According to Thomas, different companies have varying policies on how long the data is stored electronically, either on the device itself or in the cloud. As an example, one company may have a thirty-day time limit, and following this period will delete the footage. Data from the camera can be accessed by the operator or customer, such as the community association. “Whoever is the operator of the camera owns the footage — not the company, not law enforcement,” Thomas asserted. The footage becomes the property of the association, and it is the communities’ right to choose who has access to the footage and how that data is exchanged with other parties. Associations may permit their entire board to have access to the data, or they may direct the committee chairperson of a security committee to monitor and access the data as needed. “It’s 100% up to the customer who has access,” he said.
The camera equipment is best utilized when strategically placed in an outdoor location where associations can capture vehicle traffic. “There’s different types. There are the kind that attach to a power pole or to a street light. There are some that can even be attached to a bus, that can be mobile.” Thomas explained. “There are some that are going to be built specifically for neighborhoods, that will sit at the entrance or exit of the neighborhood.”
As an additional deterrent, Thomas recommended publicizing that your community utilizes license plate readers, and that upon entering, everyone is under twenty-four hour recording. As a point of reference, he described an association in Miami, Florida, with five entrances and exits, that posted signage in their community announcing license plate reading. Thomas said that afterwards, crimes entirely ceased within that community. In addition to using such cameras at entrances and exits, he also recommended positioning them at main thoroughfares throughout the community. “If you have a thousand, two thousand homes in your community, even if you just have one entrance, that’s an awful lot of traffic driving by,” he said.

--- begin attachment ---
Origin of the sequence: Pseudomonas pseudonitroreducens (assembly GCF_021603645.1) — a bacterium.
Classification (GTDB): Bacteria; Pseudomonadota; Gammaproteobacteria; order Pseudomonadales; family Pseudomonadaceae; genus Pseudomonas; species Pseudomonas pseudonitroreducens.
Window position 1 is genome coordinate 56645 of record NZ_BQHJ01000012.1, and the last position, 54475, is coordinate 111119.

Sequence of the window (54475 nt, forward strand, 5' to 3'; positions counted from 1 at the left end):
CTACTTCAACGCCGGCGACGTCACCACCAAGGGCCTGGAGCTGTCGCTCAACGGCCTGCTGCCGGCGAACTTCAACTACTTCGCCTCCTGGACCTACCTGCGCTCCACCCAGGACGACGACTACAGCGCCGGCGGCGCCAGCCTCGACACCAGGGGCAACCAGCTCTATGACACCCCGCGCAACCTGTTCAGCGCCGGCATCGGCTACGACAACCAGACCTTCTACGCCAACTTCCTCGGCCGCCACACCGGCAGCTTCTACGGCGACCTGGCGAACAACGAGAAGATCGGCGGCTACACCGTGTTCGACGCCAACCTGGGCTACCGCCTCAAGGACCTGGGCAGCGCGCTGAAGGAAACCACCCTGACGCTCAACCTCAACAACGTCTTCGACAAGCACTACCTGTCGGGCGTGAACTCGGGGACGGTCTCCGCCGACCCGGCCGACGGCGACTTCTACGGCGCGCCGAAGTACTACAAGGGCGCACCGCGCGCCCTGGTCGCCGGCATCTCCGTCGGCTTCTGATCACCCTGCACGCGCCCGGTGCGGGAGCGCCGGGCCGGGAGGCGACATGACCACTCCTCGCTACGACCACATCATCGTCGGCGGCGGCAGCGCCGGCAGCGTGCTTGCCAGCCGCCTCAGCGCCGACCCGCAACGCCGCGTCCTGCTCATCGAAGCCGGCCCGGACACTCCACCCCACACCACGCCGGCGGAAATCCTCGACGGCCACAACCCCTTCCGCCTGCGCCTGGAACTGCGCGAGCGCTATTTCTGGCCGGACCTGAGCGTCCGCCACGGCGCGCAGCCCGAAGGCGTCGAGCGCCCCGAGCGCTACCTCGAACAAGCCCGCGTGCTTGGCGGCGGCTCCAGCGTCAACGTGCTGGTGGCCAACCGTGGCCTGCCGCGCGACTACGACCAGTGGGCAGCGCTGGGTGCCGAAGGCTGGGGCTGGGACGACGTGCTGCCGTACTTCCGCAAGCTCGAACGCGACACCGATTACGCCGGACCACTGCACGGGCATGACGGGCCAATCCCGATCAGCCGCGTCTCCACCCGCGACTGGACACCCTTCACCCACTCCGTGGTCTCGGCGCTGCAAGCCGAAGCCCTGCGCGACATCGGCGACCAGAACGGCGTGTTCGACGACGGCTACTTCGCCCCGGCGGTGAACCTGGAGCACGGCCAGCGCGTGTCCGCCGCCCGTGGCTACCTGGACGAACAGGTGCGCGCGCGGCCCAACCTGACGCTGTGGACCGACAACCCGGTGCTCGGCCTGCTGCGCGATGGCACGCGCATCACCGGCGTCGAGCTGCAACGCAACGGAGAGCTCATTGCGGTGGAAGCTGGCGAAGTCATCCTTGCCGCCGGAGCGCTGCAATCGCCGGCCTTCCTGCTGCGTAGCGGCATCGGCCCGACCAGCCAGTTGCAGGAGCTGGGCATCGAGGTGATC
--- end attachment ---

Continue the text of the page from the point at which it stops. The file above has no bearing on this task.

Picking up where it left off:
License plate reader cameras have long been used by law enforcement agencies and with highway patrols. License plate reading hasn’t become quite as utilized or visible with the general public, however. “Traditionally, no one’s ever served the neighborhood market by giving them any kind of a tool that can give the evidence police need to solve crimes, until now,” Thomas stated.
This technology has not been employed for personal and/or association use in the past due to lack of affordability. In today’s economy, license plate readers are generally more reasonably priced to make use of its benefits. According to Thomas, license plate reading (LPR) companies may range in pricing structures, from $2k per camera, per year, up to $10k-$15k for a single camera. In contracting with a license plate reading (LPR) company, they may own the camera technology, while the community association licenses the software and user interface from the company.
“Today’s technological world is ever-changing and evolving and thus, in order to stay up-to-date with the latest and greatest advancements in technology, associations may best be served by leasing the equipment and engaging in a contract with the LPR company to update the equipment as needed,” Thomas explained. When investigating whether this option is viable for your community, consider whether a company will service the cameras, automatically update the software when available, maintain the equipment and address potential damages from vandalism, and if the company takes on the burden of ownership with data and installation costs.
Community associations are often faced with difficult decisions regarding security and protecting property. License plate reading cameras could be a worthwhile investment for a community’s ability to solve crimes and substantially prevent future crimes from happening.